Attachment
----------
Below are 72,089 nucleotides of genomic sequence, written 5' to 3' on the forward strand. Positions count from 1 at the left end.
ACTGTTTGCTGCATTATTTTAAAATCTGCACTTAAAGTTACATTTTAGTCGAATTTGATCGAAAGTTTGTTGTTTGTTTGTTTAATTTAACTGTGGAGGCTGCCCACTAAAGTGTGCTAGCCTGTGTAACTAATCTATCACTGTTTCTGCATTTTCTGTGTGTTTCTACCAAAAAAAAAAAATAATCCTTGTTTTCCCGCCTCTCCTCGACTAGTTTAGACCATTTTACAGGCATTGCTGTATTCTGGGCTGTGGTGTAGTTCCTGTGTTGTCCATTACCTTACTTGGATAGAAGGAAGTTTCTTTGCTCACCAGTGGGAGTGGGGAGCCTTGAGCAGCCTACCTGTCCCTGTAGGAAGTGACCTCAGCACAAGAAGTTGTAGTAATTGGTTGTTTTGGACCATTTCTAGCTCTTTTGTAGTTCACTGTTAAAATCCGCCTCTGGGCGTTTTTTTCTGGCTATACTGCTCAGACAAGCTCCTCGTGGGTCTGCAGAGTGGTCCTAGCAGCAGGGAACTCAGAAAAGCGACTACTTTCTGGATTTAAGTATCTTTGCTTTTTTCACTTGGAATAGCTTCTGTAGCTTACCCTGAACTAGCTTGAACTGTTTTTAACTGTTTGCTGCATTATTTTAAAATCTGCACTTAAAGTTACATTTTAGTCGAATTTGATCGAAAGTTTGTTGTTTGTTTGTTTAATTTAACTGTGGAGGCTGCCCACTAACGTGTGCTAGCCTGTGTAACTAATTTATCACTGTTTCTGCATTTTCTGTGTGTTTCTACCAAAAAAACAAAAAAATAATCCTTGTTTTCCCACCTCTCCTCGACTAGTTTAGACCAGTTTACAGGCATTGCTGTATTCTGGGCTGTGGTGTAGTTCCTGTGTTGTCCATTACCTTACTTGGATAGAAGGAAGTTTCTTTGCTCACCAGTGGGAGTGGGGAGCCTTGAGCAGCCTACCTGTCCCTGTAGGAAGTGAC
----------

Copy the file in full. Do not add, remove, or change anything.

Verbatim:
Below are 72,089 nucleotides of genomic sequence, written 5' to 3' on the forward strand. Positions count from 1 at the left end.
ACTGTTTGCTGCATTATTTTAAAATCTGCACTTAAAGTTACATTTTAGTCGAATTTGATCGAAAGTTTGTTGTTTGTTTGTTTAATTTAACTGTGGAGGCTGCCCACTAAAGTGTGCTAGCCTGTGTAACTAATCTATCACTGTTTCTGCATTTTCTGTGTGTTTCTACCAAAAAAAAAAAATAATCCTTGTTTTCCCGCCTCTCCTCGACTAGTTTAGACCATTTTACAGGCATTGCTGTATTCTGGGCTGTGGTGTAGTTCCTGTGTTGTCCATTACCTTACTTGGATAGAAGGAAGTTTCTTTGCTCACCAGTGGGAGTGGGGAGCCTTGAGCAGCCTACCTGTCCCTGTAGGAAGTGACCTCAGCACAAGAAGTTGTAGTAATTGGTTGTTTTGGACCATTTCTAGCTCTTTTGTAGTTCACTGTTAAAATCCGCCTCTGGGCGTTTTTTTCTGGCTATACTGCTCAGACAAGCTCCTCGTGGGTCTGCAGAGTGGTCCTAGCAGCAGGGAACTCAGAAAAGCGACTACTTTCTGGATTTAAGTATCTTTGCTTTTTTCACTTGGAATAGCTTCTGTAGCTTACCCTGAACTAGCTTGAACTGTTTTTAACTGTTTGCTGCATTATTTTAAAATCTGCACTTAAAGTTACATTTTAGTCGAATTTGATCGAAAGTTTGTTGTTTGTTTGTTTAATTTAACTGTGGAGGCTGCCCACTAACGTGTGCTAGCCTGTGTAACTAATTTATCACTGTTTCTGCATTTTCTGTGTGTTTCTACCAAAAAAACAAAAAAATAATCCTTGTTTTCCCACCTCTCCTCGACTAGTTTAGACCAGTTTACAGGCATTGCTGTATTCTGGGCTGTGGTGTAGTTCCTGTGTTGTCCATTACCTTACTTGGATAGAAGGAAGTTTCTTTGCTCACCAGTGGGAGTGGGGAGCCTTGAGCAGCCTACCTGTCCCTGTAGGAAGTGAC